Which Is More Important, the Pursuit of Meaning or of Happiness?

Feb 2nd, 2013 | By | Category: Christian Life, Featured Issues

Perhaps you have heard of Jodie Foster’s seven-minute speech at the Golden Globes Award ceremony on 13 January 2013, when received the Cecil B. DeMille Lifetime Achievement Award.  The speech was random, disorganized and at times evidenced confusion.  She publically admitted what most people already knew—that she is a practicing lesbian.  Few were shocked by such transparency; some in the audience even applauded.  But it was the end of her speech that was rather haunting.  She exclaimed:  “Jodie Foster was here, I still am, and I want to be seen, to be understood deeply, and to be not so lonely.”  Michelle Van Loon of Christianity Today writes:  “That frank and fragile confession is the most daring thing I’ve heard a public figure say in a long, long time.  Bottom line, isn’t what Foster wants exactly what each one of us wants?  To be known, to be cherished . . . and not to be so very lonely? . . . Jodie Foster, an actress who has spent 47 years behind a performer’s façade, fumbled a bit as she tugged at the strings of her mask during her Golden Globe speech.  But the mask came off in the final moments of her speech as she moved beyond confessing her choices to voicing her loneliness.”  I doubt very much if Foster was even thinking this way, but she was crying out for God that evening.  She was crying out desperately for the One who created her, redeemed her, loves her, cherishes her and made a profound promise:  “I will never leave you nor forsake you.”

 

Jodie Foster’s speech reminded me of an article recently published in The Atlantic by Emily Esfahani Smith, entitled, “There’s More to Life Than Being Happy.”  This article demonstrates with social science data what the Bible has been declaring for millennia:  Only in a relationship with God, where selfishness and self-centeredness are replaced with an other-centered life of love for God and love for others, do we find meaning in life.  Permit me a summary of Smith’s argument:

 

1. She cites the importance of Viktor Frankl’s powerful 1946 book, Man’s Search for Meaning.  The book’s ethos—its emphasis on meaning, the value of suffering, and responsibility to something greater than the self—seems to be at odds with our culture, which is more interested in the pursuit of individual happiness than in the search for meaning.  This observation then begs the question: which is more important—a life that is happy or a life filled with meaning and purpose?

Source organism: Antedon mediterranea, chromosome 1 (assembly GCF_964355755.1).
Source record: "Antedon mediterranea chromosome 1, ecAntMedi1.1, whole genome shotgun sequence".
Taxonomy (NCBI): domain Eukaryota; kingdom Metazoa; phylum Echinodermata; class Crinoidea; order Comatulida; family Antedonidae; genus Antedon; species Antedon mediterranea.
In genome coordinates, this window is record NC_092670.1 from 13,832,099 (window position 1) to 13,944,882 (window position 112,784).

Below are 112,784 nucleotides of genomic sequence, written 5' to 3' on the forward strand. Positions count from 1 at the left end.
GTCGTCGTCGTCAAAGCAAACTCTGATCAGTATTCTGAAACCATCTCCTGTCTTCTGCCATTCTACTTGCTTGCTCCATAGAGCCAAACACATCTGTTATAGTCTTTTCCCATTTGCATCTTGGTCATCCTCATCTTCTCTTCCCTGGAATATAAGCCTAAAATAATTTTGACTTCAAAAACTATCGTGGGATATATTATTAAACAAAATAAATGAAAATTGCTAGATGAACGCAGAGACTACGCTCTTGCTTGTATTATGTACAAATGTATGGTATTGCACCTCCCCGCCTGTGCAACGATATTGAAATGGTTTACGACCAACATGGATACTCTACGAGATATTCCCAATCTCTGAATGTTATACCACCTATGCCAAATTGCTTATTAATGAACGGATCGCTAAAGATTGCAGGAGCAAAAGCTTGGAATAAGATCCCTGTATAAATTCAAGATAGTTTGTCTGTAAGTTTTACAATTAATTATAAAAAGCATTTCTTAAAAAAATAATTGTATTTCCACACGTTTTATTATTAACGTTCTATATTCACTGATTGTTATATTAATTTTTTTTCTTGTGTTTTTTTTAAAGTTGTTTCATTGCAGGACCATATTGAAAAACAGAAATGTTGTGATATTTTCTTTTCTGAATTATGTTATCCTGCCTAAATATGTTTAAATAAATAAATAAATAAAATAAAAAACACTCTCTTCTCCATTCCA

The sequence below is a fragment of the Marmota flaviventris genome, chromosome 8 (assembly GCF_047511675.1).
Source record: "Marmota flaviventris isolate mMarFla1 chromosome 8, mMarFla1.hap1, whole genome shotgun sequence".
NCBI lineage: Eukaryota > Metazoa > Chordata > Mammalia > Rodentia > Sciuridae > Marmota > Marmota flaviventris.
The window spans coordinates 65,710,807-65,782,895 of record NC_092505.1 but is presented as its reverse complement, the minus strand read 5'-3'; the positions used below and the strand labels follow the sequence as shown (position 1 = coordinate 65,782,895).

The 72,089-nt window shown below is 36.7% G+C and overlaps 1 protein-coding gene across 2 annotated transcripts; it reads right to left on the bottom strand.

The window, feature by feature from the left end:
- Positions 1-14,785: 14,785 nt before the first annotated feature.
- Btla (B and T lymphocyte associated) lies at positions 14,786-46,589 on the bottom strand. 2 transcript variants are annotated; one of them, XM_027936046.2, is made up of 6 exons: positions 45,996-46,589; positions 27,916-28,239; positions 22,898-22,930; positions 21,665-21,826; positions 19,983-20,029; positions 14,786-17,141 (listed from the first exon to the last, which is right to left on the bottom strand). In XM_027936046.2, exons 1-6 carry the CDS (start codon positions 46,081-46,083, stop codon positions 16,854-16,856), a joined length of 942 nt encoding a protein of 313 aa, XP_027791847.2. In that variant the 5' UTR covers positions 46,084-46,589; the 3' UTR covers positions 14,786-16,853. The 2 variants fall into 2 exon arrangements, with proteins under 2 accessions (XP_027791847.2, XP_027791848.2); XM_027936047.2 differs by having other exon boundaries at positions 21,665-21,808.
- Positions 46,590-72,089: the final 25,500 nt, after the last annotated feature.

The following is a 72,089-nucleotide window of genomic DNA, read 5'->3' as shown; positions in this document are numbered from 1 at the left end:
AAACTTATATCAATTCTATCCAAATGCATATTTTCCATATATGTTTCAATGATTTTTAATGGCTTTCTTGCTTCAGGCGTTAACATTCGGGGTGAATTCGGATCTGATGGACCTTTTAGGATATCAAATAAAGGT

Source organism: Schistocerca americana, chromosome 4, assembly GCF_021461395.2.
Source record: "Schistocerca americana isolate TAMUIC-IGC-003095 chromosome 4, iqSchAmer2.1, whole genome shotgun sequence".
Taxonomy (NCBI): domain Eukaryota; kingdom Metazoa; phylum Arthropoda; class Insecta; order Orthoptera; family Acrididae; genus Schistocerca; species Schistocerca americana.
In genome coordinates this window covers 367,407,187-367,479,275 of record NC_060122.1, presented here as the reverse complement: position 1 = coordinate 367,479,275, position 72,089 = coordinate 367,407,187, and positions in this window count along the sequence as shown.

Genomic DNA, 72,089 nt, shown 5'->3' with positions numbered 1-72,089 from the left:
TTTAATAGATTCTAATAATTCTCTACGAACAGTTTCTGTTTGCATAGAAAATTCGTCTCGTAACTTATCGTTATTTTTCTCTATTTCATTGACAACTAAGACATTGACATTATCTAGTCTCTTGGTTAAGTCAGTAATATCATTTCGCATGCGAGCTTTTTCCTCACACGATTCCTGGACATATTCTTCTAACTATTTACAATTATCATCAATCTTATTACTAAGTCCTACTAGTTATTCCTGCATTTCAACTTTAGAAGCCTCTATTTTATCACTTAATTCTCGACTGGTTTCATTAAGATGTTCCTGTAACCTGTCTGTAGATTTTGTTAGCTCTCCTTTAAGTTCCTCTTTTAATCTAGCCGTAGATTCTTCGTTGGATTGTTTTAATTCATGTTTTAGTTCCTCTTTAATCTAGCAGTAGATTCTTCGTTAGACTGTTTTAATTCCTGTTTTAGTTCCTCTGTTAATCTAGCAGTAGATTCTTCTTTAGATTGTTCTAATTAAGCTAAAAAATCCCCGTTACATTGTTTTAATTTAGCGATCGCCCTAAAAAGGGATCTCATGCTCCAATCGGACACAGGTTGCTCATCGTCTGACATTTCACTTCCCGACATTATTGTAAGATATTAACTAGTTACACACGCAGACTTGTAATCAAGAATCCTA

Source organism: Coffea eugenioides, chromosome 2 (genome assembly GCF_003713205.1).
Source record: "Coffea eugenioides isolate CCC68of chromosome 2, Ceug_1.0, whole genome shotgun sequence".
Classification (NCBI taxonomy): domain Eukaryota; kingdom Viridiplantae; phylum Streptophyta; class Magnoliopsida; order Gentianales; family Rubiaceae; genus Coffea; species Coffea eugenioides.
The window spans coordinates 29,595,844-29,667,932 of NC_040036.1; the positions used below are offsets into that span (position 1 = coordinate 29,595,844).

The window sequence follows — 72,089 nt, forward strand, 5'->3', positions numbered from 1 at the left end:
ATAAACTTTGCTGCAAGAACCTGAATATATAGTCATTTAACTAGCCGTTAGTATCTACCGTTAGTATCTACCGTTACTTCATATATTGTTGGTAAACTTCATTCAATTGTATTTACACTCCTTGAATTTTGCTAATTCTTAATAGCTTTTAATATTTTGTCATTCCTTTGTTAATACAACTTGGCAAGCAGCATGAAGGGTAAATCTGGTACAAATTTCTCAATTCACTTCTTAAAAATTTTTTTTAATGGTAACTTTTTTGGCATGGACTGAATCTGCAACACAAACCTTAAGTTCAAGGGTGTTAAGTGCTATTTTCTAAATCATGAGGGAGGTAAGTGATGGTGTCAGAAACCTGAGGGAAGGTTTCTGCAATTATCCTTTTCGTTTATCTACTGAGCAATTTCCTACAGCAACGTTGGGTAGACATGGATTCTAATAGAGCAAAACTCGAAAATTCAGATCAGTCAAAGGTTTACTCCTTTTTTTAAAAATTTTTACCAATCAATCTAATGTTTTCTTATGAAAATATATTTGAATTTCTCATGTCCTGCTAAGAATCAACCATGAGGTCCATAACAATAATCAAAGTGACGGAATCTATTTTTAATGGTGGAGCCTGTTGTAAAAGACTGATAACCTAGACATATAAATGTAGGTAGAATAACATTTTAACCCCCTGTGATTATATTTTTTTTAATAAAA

2. According to the Center for Disease Control, about 4 out of 10 Americans have not discovered a satisfying life purpose.  “Forty percent either do not think their lives have a clear purpose or are neutral about whether their lives have purpose.  Nearly a quarter of Americans feel neutral or do not have a strong sense of what makes their lives meaningful.  Research has shown that having purpose and meaning in life increases overall well-being and life satisfaction, improves mental and physical health, enhances resiliency, enhances self-esteem, and decreases the chances of depression.”

 

3. In the forthcoming issue of the Journal of Positive Psychology, a new study argues that nearly 400 Americans aged 18 to 78, when asked whether they thought their lives were meaningful or happy, responded (as summarized by Smith) that “leading a happy life. . . is associated with being a ‘taker’ while leading a meaningful life corresponds with being a ‘giver.’”  Happiness is about feeling good about oneself; the pursuit of happiness is associated with selfish behavior—being a “taker” rather than a “giver.”

 

4. The pursuit of life’s meaning is unique to humans, while pursuing happiness is not.  A meaningful life is associated with doing activities such as buying presents for others and taking care of children.  Having children requires self-sacrifice, which is a key element of meaning in life.